While more of his highly-regarded teammates left for big name programs, Rosen was initially reluctant to attend Penn. Four years later, he has gone down as one of the greatest players in the program’s history. He’s their all-time leader in assists (588), games started (115) and minutes played (4,198). He’s also third in points with 1,723.
This past season, he was named the Ivy League and Big 5 Player of the Year, one of the more distinguished honors an athlete can receive in the Philadelphia hoops community. Fans of the Big 5 will surely vouch for the one shame in Rosen’s career; having never played in the NCAA tournament.
“Playing in the Big 5 has been a complete honor,” he says. “It’s something that I understood a little bit of because I grew up watching it. Lynn Greer was my favorite player growing up and the greatest thing about the Big 5 is that guys come back. A lot of them rarely leave the city. It’s underrated by people who haven’t been through it. To go down as one of the better players is a complete honor.”
Bill Bradley (Princeton), Geoff Petrie (Princeton), Chris Dudley (Yale) and Matt Maloney (Penn) are among the leaders of the Ivy League-to-NBA trail. But we all know about Jeremy Lin, the Harvard product by way of Palo Alto, who overtook the league’s heavy hitters with the basketball “Mecca” as a backdrop. The comparisons are predictable with two talented guards from two distinguished schools playing in the overlooked Ivies.
With each Lin-ism, headline and bucket, Rosen swelled with pride. He isn’t shying away from the comparisons or questions. Why would he not love the Linsanity?
“Definitely excited about it,” says Rosen. “I asked the Sixers directly what that does for the Ivy League and the direct response was that it helps me. So, people will take a second and third look because they don’t want to miss an Ivy League guy. So, in that sense why shouldn’t I be happy? The whole thing makes the Ivy League better, more competitive as a basketball league so, God bless him. I think the Jeremy Lin thing is more of a message to guys who are playing that it’s possible. Guys give up because they see opportunities in an Ivy League situation. I mean you can you can make hundreds of thousands of dollars your first year out doing something else. So they see that as a guarantee and they put less into their game and more into their academic careers. I think that opens up the realm of possibilities.”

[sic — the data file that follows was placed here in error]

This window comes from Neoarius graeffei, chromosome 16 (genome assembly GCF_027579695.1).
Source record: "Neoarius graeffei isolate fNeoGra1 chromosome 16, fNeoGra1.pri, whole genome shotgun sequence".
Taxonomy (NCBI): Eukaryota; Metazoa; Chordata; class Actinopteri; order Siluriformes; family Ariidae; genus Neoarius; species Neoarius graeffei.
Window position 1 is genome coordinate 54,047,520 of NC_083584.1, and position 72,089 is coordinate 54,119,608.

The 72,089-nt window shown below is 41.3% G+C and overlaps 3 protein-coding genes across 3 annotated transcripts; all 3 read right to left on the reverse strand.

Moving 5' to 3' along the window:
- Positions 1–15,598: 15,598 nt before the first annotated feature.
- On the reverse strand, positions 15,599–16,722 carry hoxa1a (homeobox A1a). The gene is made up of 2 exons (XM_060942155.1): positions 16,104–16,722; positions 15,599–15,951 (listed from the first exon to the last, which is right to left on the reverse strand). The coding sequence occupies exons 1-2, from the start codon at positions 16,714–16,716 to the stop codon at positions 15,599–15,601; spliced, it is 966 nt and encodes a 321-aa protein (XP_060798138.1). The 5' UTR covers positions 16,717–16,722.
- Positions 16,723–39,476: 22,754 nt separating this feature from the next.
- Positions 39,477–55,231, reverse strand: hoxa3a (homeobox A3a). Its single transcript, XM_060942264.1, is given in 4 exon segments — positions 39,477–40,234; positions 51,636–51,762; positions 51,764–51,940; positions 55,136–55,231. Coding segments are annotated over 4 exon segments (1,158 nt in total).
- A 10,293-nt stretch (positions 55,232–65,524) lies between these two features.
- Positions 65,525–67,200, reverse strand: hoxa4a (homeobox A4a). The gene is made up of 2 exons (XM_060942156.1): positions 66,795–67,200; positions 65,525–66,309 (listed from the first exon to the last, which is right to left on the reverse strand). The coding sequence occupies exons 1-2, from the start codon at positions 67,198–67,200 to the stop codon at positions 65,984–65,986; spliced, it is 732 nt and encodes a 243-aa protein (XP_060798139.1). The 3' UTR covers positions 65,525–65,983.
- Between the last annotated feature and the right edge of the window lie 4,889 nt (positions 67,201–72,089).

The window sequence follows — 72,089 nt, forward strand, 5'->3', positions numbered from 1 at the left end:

Rosen understands and embraces the fact that he isn’t a part of the new wave of explosive point guards in the mold of Derrick Rose and Russell Westbrook. Too short, too light, can’t hang physically, he’s heard it all. What about things he can do? He knows how to play the point position, can knock down a jumper and the heart needed nightly is there. If anything, Rosen believes playing with NBA-level athletes will only further elevate his floor skills.
“I can throw a lob pass now,” he says. “I threw a lob to Fab Melo today off a screen-and-roll and I haven’t done that in a long time. I got like a little chill. My true value to a team occurs in a five-on-five setting. I know I’m not the greatest one-on-one guy off a set ball situation against great athleticism. That’s fine. But I can play screen-and-roll and make those decisions with the best of them. The NBA game is a total pick-and-roll game. Will bigger guards try to post me? Sure, but you can combat that. They can come out with numbers for your speed, they can test all that, but nobody can put a number on will. The will of the man has got be better than the skill. That’s the route I have to go and I’m not scared to grind it out.”
Rosen is a basketball lifer. Despite possessing a degree in economics with a concentration in management from Pennsylvania’s Wharton School of business, the numbers just don’t add up in his mind. Whether playing basketball, coaching or scouting, anything hoops related far outweighs any lucrative, yet unfulfilling career he could venture into.
At this moment in life, he’d rather spend his days in the familiar sights, smells and sounds of a gym. That’s where you can catch him on any given night.
“Unless Leon Rose (his agent) tells me something otherwise then I’ll be in a gym probably getting some floaters up,” says Rosen. “Donnie Nelson (Mavericks general manager), I met with him down at Portsmouth. He said that was the game changer for (Steve) Nash and (J.J.) Barea. That wasn’t something that we ever practiced or incorporated because I was so good at getting to a spot and just shooting jumpers. But it’s something we’ve been working on a lot because it’s necessary and you see it. Especially in the NBA game, there’s very little mid-range game for small guards because those gaps just close.”
The gym and dream is never closed in Rosen’s world.
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